Antifake, EBN is not the right forum for this discussion. Please take it up with legal authorities if you believe a company is involved in counterfeiting activities. EBN cannot judge who is or is not involved in such activities and these discussions have veered into accusations we cannot condone. Thank you.
I will remove your post on this subject and any other posts on the subject.
Thank you all for the conversation on this issue. I am ending this issue on the pages of EBN immediately. We cannot adequately judge the issues involved and EBN is not set up for this goal. If anyone has any allegations about counterfeiting involving any other company please contact legal authorities. I will also be taking down any future comments that directly accuses any company of counterfeiting activities. The proper forum is the legal space and not EBN.
Your comment about "a need for continued vigilance" is honorable but, to me, is an understatement.
The number of companies who have entered the independent distribution industry in the last 10 years that appear to be motived by greed and profit for their own benefit and at the cost of our Armed Forces members and legimate United States Military and commercial manuacturing companies, is mind staggering.
There are hundreds of high quality, ethical independent distributors throughtout the world. Unfortunately, I fear there are more who have gotten into the business for many of the wrong reasons.
It has been suggested there are hundreds of companies in this industry who knowing have bought products that are coming from the China Scrap piles and hide behind independent test house reports, ISO9000 certifications, and association memberships.
And there is no evidence proving this is not true.
EXAMPLE : http://circuitsassembly.com/cms/news/13240-us-court-renders-guilty-verdict-on-components-counterfeiter
I am not the sharpest tool in the shed but why do you think we have had only 2 RMAs in the last 4 years, that were because the components were counterfeit? (NOTE: All customer were informed of the potential risk before accepting their orders)
The reason is because we choose not to pass high risk product to any of our customers for a quick buck.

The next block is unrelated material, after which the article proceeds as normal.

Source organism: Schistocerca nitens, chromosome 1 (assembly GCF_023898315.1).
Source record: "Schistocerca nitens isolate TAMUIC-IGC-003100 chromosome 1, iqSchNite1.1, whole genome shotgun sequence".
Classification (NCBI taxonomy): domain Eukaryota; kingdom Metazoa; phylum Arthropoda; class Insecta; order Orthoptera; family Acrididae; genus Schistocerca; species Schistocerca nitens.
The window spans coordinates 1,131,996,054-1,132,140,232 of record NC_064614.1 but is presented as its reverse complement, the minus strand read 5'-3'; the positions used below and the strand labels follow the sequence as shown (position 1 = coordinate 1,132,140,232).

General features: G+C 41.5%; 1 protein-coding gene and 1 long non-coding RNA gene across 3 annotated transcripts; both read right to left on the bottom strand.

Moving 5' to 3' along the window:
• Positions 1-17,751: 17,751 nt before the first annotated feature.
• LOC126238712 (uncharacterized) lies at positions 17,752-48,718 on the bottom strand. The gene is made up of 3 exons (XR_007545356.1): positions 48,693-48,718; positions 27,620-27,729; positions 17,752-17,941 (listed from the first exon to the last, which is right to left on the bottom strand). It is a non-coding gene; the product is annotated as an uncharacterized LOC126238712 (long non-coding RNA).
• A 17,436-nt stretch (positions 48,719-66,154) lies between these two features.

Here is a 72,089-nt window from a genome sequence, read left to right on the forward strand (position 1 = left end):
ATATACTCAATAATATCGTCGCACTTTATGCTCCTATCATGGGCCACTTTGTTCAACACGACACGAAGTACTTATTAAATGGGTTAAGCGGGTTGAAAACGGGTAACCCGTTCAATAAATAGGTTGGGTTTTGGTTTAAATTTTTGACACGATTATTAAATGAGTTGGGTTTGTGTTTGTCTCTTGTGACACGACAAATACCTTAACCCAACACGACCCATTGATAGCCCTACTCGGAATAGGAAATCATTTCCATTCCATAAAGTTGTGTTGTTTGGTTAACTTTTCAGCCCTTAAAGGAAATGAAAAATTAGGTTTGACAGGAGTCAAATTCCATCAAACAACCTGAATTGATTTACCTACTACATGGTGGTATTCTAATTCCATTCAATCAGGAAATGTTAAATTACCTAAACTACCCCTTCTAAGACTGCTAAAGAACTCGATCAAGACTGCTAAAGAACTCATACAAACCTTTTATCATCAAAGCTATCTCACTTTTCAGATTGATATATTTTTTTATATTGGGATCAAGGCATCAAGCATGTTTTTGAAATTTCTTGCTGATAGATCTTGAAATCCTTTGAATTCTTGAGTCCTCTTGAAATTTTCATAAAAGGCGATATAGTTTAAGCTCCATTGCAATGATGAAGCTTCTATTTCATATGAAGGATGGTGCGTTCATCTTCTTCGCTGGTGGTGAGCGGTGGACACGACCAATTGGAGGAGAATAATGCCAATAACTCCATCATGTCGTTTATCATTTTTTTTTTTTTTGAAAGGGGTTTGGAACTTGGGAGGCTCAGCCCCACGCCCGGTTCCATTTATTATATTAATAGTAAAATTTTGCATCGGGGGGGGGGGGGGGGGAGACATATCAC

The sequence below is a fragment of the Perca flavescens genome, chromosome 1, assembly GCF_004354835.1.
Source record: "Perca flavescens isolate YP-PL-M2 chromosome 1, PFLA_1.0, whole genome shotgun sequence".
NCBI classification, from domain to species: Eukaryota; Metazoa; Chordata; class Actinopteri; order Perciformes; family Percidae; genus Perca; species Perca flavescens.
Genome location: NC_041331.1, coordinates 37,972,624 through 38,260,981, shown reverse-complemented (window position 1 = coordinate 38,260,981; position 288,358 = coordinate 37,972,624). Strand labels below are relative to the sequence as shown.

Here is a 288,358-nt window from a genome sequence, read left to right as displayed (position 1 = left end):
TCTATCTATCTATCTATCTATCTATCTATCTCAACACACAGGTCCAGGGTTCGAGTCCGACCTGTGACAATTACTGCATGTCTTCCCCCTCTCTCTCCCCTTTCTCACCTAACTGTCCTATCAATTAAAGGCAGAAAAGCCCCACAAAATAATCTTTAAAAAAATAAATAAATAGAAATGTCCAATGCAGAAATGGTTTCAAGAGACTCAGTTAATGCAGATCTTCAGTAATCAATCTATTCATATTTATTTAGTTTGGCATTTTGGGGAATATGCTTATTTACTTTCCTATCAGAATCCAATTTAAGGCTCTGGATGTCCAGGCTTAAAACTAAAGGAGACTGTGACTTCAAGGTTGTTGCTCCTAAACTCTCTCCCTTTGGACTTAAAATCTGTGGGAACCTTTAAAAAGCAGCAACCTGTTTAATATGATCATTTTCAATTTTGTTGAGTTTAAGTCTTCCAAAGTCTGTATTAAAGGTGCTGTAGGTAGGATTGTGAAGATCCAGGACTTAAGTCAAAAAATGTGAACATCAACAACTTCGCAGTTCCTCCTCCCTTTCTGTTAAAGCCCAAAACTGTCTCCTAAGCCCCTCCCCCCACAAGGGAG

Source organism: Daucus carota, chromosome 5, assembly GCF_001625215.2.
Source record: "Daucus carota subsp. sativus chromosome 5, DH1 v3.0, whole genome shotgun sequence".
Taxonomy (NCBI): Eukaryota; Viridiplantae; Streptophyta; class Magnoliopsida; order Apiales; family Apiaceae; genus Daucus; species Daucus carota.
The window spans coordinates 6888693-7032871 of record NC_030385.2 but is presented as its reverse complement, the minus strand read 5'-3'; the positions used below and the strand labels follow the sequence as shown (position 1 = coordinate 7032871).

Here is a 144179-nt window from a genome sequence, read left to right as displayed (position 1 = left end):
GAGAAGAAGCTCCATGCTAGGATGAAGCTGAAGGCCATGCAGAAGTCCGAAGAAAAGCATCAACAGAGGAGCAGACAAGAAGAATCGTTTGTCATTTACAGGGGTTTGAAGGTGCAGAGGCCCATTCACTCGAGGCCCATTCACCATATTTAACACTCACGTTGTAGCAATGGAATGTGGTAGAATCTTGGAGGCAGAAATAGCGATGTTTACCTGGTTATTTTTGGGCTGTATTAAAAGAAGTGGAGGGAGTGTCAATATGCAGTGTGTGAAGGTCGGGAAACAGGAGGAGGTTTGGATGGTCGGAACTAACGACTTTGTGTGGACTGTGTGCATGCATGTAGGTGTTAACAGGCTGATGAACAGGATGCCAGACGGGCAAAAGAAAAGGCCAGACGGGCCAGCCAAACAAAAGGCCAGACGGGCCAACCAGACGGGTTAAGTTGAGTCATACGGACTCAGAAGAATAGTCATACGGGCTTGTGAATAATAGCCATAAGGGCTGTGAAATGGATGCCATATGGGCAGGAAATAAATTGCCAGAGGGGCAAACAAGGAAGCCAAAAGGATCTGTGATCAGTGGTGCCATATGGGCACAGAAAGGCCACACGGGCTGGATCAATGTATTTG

Because we take the time to know who we are buying from and advise our customers of their options and the risks involved, then let them make an informed decision.
While we may deliver electronic components to our customers, what we actually provide is a service and our expertise.
We do not own any test equipment, x-ray machines, die libraries and have not processed 1 escrow agreement in the last 4+ years
If you send scrap parts to an independent test house, that does not make them new and does not assure that the part will magically meet it's designed specification. While some testing can clearly show whether a parts meets basic functionality it does not guarentee it will perform to full specification.
It all starts with knowing who you are dealing with.
My dad taught me, If it looks to good to be true ... It probaby is. When a company who has only been in business for a year, claims to have components available that no other company does, and those components have a 40+ week lead time or are obsolete ... some red flags should be raised and more questions need to be asked.
In my opinion, there are hundreds of companies that are either too incompetent to know this or are willing to roll the dice and see if they get caught no matter how this may endanger the US public or men and women serving our armed forces.
In reference to Tam's comment, it is my understanding that every company on the Visiontech list received a written letter, from the prosecution, in the mail. The letter informed each company that they had purchased electronic components from a indicted counterfeiter. I believe the reason the government submitted the list of companies that bought from Visiontech, during the prosecution as evidence ... was just that, it is evidence.
The list of companies that purchased from Visiontech is only the first step in identifying the root cause of the problem according to the ISO9000:2008 standard. Any company that has not notified their customers, determined where those parts were used, and taken corrective action to prevent this from happening again is part of the ongoing problem.